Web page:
tool that sets up a minimum viable, best-practice Kubernetes cluster Master A Master N* Node 1 Node N kubeadm kubeadm kubeadm kubeadm Cloud Provider Load Balancers Monitoring Logging Cluster API Spec Cluster API Cluster API Implementation Addons API* Kubernetes API Bootstrapping Machines Infrastructure Layer 2 Layer 3 Layer 1 *=Yet to be done/WIP
  5. kops kubeadm vs kops Two different projects, two different scopes

    Master A Master N* Node 1 Node N kubeadm kubeadm kubeadm kubeadm Cloud Provider Load Balancers Monitoring Logging Cluster API Spec Cluster API Implementation Addons API* Kubernetes API Bootstrapping Machines Infrastructure Cluster API *=Yet to be done/WIP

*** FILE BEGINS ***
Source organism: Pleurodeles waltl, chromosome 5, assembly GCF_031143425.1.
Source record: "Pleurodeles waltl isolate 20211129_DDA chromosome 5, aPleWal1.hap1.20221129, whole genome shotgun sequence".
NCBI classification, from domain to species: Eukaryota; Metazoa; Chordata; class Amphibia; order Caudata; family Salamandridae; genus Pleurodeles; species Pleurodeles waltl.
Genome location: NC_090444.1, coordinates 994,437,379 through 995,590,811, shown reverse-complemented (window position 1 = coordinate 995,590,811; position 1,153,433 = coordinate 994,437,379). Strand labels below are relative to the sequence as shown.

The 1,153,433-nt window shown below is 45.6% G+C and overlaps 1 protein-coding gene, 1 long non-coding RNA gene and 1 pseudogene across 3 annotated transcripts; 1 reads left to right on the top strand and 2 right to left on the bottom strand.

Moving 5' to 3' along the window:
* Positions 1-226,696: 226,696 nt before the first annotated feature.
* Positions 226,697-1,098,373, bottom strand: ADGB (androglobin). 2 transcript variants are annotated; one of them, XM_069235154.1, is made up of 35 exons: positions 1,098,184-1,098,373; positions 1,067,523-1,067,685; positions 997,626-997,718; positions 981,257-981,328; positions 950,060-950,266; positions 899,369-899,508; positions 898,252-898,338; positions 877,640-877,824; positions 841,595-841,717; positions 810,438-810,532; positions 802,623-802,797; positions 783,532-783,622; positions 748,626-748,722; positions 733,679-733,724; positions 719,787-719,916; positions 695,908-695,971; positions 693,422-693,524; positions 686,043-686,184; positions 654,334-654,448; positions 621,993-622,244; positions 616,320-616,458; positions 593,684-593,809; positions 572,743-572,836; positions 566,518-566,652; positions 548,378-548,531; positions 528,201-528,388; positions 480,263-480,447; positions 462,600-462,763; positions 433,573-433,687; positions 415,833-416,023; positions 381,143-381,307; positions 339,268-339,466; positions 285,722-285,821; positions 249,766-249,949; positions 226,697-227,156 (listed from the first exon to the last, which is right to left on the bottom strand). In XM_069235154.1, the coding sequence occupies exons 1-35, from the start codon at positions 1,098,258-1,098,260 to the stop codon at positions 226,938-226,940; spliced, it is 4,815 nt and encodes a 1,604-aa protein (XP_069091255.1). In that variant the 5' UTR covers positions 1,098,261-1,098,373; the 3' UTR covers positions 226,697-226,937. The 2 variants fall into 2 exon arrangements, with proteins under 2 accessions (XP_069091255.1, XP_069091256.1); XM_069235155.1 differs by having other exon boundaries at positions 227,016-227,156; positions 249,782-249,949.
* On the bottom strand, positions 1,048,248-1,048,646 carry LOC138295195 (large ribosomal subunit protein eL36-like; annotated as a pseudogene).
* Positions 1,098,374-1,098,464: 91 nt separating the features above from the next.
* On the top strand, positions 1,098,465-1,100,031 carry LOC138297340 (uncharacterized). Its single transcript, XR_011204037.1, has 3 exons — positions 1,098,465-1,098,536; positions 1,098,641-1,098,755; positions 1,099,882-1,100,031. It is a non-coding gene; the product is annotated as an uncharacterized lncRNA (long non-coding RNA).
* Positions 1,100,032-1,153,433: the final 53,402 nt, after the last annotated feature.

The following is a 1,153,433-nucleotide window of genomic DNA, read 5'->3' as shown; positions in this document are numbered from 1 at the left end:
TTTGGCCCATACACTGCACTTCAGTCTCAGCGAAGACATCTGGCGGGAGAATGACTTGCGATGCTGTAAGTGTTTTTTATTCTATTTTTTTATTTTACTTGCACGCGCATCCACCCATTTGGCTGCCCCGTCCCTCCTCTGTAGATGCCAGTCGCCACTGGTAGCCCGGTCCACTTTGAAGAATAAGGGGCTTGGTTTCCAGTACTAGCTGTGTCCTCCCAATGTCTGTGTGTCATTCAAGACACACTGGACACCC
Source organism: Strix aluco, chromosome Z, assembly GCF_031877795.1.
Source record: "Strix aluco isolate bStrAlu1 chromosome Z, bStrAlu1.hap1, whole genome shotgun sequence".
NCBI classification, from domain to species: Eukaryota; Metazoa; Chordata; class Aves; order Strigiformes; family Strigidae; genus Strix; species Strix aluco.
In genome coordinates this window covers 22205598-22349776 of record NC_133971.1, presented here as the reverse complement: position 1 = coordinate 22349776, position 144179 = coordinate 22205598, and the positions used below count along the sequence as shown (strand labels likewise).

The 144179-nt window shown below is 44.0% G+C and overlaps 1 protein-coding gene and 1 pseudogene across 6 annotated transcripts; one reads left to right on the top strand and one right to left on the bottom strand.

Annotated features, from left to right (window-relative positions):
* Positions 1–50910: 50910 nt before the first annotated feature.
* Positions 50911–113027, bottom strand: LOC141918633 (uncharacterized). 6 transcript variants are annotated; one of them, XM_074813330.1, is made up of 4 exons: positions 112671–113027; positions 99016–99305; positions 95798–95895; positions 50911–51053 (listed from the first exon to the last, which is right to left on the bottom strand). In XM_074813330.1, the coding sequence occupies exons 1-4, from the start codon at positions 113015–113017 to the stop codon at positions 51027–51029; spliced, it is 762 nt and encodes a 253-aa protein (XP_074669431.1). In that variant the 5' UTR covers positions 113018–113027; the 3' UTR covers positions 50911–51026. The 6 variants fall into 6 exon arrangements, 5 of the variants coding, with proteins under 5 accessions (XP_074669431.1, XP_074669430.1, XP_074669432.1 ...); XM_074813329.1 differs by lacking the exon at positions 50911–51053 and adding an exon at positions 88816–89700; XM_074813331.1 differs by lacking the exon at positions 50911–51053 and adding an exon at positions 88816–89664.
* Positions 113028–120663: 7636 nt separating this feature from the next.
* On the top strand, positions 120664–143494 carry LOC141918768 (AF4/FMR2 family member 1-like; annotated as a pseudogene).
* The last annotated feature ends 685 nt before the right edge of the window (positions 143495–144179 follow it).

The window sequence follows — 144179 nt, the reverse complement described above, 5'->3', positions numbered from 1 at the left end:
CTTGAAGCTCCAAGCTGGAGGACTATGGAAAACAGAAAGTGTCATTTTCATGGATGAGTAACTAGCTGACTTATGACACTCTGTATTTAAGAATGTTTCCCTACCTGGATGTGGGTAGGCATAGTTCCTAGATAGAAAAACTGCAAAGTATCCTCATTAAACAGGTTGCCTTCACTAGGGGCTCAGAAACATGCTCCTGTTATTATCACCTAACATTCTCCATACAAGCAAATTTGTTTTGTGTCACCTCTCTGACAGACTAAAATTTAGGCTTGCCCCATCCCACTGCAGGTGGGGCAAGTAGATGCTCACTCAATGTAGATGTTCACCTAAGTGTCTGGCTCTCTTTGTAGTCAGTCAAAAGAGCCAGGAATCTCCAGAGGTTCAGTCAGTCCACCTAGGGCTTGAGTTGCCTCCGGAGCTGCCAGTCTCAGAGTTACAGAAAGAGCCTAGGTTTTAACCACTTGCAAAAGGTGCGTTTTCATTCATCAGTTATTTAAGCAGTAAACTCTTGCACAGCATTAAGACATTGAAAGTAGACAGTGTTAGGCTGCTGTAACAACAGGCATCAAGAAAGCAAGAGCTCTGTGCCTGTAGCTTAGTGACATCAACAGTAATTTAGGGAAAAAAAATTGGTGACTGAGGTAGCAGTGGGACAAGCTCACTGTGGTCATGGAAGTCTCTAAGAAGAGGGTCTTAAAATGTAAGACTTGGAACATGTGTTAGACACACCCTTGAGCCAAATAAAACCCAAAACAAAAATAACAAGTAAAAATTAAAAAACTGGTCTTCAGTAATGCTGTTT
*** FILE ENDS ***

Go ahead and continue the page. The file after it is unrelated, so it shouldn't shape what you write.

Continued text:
6. Key design takeaways - kubeadm’s task is to set up

    a best-practice cluster for each minor version - The user experience should be simple, and the cluster reasonably secure - kubeadm’s scope is limited; intended to be a building block - Only ever deals with the local filesystem and the Kubernetes API - Agnostic to how exactly the kubelet is run - Setting up or favoring a specific CNI network is out of scope - Composable architecture with everything divided into phases Audience: build-your-first-own-cluster users & higher-level tools like kops & kubicorn
  7. Nodes Master Kubernetes’ high-level component architecture Node 3 OS Container

    Runtime Kubelet Networking Node 2 OS Container Runtime Kubelet Networking Node 1 OS Container Runtime Kubelet Networking API Server (REST API) Controller Manager (Controller Loops) Scheduler (Bind Pod to Node) etcd (key-value DB, SSOT) User Legend: CNI CRI OCI Protobuf gRPC JSON
  8. What does `kubeadm init` really do -- part 1? First